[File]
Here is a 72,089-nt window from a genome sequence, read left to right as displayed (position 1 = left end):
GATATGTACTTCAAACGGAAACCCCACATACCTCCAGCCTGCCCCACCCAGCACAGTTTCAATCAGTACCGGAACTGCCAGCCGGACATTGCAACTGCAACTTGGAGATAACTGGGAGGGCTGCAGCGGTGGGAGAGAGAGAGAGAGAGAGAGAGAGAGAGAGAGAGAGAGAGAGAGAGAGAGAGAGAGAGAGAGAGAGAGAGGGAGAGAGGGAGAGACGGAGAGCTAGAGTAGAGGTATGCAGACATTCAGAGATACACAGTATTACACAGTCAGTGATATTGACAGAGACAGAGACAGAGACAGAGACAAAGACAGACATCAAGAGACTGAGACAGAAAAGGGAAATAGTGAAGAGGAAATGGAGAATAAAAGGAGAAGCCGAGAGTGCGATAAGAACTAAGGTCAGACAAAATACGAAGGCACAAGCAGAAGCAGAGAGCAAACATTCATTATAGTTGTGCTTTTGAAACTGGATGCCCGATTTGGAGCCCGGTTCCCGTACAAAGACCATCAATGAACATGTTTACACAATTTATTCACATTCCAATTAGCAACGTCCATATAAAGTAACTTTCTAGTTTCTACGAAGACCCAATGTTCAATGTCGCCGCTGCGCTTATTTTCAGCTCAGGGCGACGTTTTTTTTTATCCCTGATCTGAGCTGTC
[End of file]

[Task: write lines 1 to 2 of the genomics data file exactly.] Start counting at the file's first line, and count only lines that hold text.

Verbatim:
Here is a 72,089-nt window from a genome sequence, read left to right as displayed (position 1 = left end):
GATATGTACTTCAAACGGAAACCCCACATACCTCCAGCCTGCCCCACCCAGCACAGTTTCAATCAGTACCGGAACTGCCAGCCGGACATTGCAACTGCAACTTGGAGATAACTGGGAGGGCTGCAGCGGTGGGAGAGAGAGAGAGAGAGAGAGAGAGAGAGAGAGAGAGAGAGAGAGAGAGAGAGAGAGAGAGAGAGAGAGAGGGAGAGAGGGAGAGACGGAGAGCTAGAGTAGAGGTATGCAGACATTCAGAGATACACAGTATTACACAGTCAGTGATATTGACAGAGACAGAGACAGAGACAGAGACAAAGACAGACATCAAGAGACTGAGACAGAAAAGGGAAATAGTGAAGAGGAAATGGAGAATAAAAGGAGAAGCCGAGAGTGCGATAAGAACTAAGGTCAGACAAAATACGAAGGCACAAGCAGAAGCAGAGAGCAAACATTCATTATAGTTGTGCTTTTGAAACTGGATGCCCGATTTGGAGCCCGGTTCCCGTACAAAGACCATCAATGAACATGTTTACACAATTTATTCACATTCCAATTAGCAACGTCCATATAAAGTAACTTTCTAGTTTCTACGAAGACCCAATGTTCAATGTCGCCGCTGCGCTTATTTTCAGCTCAGGGCGACGTTTTTTTTTATCCCTGATCTGAGCTGTC